Traditional community groups urge Jokowi to end liberal and capitalistic policies

Source – August 18, 2023
Widodo giving speech on draft 2024 budget at parliamentary complex in Jakarta – August 16, 2023 (Agus Suparto)

Singgih Wiryono, Jakarta – President Joko "Jokowi" Widodo is being asked to stop pursuing political goals and policies that are considered to lean in the direction of liberalism or are capitalistic.

This was conveyed during a press conference by three social organisations, the Nusantara Traditional Community Alliance (AMAN), the Agrarian Reform Consortium (KPA) and the Indonesian Forum for the Environment (Walhi) on Friday August 18.

"[We are] urging the Joko Widodo administration to stop [pursuing] political goals and national policies that are liberal and capitalistic", said AMAN Second Deputy for Advocacy and Traditional Community Political Participation, Erasmus Cahyadi.

They are urging Widodo to return to policies that are in accordance with the mandate of the 1945 Constitution. "So that justice, sovereignty and prosperity are again centred on the ordinary people", said Cahyadi.

Meanwhile policies that are considered liberal and capitalistic are those that sacrifice traditional communities and natural resources.

The KPA notes that throughout the Widodo administration from 2015 to 2022 some 2,710 agrarian conflicts have occurred in Indonesia.

"The explosion of conflicts has been dominated by the plantation sector which saw as many as 1,023 conflicts breaking out over this period", said Cahyadi.

Similar data was revealed by Walhi, which said that 72 percent of agrarian conflicts are caused by private company business operations and 13 percent by national strategic projects (PSN).

This has also had an impact on traditional communities in Indonesia. AMAN data shows that throughout 2017-2022 there were 301 cases of traditional community land being taken over covering some 8.5 million hectares.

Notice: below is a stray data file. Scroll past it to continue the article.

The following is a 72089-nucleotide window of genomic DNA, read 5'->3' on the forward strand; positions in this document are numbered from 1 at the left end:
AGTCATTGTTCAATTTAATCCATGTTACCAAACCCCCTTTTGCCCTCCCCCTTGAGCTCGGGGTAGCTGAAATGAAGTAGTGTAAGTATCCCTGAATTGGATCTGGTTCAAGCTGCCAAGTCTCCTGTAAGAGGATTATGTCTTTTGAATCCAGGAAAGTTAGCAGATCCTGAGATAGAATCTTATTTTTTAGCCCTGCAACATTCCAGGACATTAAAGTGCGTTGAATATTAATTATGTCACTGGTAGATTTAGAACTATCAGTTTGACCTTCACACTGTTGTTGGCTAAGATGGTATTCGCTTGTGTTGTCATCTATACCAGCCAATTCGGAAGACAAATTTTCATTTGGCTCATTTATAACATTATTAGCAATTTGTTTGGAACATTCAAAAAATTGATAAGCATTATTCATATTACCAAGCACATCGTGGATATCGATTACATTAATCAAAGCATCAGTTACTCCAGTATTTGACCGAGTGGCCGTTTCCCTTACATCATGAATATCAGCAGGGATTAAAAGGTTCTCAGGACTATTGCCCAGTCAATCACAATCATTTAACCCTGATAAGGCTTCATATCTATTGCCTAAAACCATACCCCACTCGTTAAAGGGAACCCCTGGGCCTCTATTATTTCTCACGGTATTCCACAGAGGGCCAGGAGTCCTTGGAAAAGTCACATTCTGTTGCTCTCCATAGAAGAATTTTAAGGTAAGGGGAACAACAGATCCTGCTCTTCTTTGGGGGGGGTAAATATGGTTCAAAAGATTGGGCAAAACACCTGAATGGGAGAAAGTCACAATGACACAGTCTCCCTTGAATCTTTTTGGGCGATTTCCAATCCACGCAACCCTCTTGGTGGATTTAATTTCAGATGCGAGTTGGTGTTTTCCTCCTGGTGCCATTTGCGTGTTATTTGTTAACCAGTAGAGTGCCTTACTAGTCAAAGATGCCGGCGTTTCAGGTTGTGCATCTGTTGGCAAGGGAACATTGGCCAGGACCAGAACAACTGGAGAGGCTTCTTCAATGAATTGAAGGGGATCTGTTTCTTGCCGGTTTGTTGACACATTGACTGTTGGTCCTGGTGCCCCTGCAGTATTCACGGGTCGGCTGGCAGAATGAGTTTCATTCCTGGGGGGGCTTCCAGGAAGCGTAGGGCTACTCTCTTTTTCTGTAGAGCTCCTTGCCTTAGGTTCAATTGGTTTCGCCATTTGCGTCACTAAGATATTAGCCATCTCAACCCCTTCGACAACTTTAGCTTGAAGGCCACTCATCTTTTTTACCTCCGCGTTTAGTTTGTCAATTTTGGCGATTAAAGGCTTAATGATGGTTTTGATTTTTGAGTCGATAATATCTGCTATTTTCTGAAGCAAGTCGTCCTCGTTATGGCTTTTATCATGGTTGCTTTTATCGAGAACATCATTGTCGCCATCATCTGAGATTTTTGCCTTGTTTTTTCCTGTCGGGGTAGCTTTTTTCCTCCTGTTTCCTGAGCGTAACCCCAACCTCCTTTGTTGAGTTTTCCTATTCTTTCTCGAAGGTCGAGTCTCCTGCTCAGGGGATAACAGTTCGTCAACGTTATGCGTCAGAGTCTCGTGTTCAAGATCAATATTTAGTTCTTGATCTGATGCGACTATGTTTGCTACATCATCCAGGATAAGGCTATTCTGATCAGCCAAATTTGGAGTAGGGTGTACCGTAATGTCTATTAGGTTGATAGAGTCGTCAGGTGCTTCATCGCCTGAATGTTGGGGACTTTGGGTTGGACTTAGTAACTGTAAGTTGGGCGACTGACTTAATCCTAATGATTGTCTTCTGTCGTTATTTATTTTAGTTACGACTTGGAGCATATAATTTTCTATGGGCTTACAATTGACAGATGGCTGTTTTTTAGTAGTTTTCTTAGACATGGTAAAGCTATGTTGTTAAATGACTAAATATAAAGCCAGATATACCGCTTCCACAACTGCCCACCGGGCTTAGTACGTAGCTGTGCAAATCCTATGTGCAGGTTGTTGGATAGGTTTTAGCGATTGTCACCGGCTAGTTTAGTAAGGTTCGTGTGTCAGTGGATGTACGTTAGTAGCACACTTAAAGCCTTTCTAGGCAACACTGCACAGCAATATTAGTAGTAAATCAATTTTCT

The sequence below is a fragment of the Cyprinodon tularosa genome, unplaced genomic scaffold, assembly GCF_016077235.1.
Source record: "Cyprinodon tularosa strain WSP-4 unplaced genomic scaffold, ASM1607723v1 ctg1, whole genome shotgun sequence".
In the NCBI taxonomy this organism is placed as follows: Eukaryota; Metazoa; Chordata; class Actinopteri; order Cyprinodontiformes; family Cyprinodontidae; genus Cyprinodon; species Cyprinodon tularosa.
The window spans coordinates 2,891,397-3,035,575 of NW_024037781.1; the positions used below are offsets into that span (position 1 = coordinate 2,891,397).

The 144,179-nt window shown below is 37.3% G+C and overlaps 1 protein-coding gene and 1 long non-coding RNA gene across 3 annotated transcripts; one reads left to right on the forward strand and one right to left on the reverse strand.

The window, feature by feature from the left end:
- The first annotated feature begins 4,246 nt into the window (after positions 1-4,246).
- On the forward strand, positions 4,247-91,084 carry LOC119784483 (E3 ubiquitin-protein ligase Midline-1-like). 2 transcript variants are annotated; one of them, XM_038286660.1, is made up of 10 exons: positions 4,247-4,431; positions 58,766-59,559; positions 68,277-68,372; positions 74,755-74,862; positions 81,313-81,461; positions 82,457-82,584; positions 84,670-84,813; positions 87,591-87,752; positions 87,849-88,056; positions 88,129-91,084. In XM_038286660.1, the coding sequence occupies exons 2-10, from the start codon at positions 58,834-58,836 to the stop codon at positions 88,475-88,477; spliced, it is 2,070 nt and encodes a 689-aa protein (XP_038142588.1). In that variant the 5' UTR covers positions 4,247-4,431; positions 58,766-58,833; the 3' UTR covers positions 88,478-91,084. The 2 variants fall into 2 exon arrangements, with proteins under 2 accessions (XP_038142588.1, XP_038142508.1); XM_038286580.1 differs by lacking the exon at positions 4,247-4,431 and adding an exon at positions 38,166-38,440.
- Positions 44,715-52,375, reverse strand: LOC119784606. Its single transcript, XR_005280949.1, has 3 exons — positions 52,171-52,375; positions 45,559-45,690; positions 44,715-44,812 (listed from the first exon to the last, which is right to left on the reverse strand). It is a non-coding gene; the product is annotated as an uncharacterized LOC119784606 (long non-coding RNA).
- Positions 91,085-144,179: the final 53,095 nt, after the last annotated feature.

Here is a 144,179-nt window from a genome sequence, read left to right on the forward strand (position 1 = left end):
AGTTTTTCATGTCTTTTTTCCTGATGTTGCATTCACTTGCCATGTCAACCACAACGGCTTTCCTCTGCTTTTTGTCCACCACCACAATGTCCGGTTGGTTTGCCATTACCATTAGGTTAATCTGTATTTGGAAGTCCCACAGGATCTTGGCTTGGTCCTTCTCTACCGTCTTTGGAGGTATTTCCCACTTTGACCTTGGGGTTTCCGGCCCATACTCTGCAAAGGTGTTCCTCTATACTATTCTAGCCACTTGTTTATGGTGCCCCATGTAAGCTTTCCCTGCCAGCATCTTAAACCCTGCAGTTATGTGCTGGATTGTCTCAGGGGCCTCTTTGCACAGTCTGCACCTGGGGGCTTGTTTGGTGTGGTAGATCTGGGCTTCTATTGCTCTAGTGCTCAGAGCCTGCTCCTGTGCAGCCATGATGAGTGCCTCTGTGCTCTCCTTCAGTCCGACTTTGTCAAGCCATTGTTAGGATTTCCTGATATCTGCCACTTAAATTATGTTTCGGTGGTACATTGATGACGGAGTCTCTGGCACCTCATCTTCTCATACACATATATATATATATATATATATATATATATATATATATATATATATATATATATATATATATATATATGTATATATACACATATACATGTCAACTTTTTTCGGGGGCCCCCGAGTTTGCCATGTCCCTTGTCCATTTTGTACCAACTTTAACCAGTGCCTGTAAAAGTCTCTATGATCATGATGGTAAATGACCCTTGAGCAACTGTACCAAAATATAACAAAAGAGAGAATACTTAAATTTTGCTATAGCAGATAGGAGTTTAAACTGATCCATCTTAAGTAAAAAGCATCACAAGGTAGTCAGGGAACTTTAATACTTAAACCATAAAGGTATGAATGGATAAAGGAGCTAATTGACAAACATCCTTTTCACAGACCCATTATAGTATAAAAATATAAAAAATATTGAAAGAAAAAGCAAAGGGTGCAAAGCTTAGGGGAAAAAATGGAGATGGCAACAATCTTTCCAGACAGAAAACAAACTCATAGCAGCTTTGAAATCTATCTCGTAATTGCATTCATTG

"On the other hand, there are 214 regional policies that acknowledge and protect the rights of traditional communities that are not yet broad enough to protect traditional communities, because the central government is reluctant to change the recognition mechanisms, which are sectoral and complicated as well as expensive, to ones that are practical, cheap and simple", said Cahyadi.

Conversely, the amount of land given out to palm oil companies continues to grow. The government is said to have provided some 5.6 million hectares of land for palm oil between 2016 and 2022.

Palm oil companies control land covering 16.8 million hectares, a fact that is the complete opposite of Widodo's pledge to distribute 9 million hectares of land to farmers to agrarian reform.

"If only that pledge was kept, it would be able to reduce the imbalance of land control (as cited), unfortunately this agrarian reform has not been pursued in accordance with its aims", concluded Cahyadi.

[Translated by James Balowski. The original title of the article was "Jokowi Diminta Hentikan Kebijakan yang Dinilai Liberal dan Kapitalis".]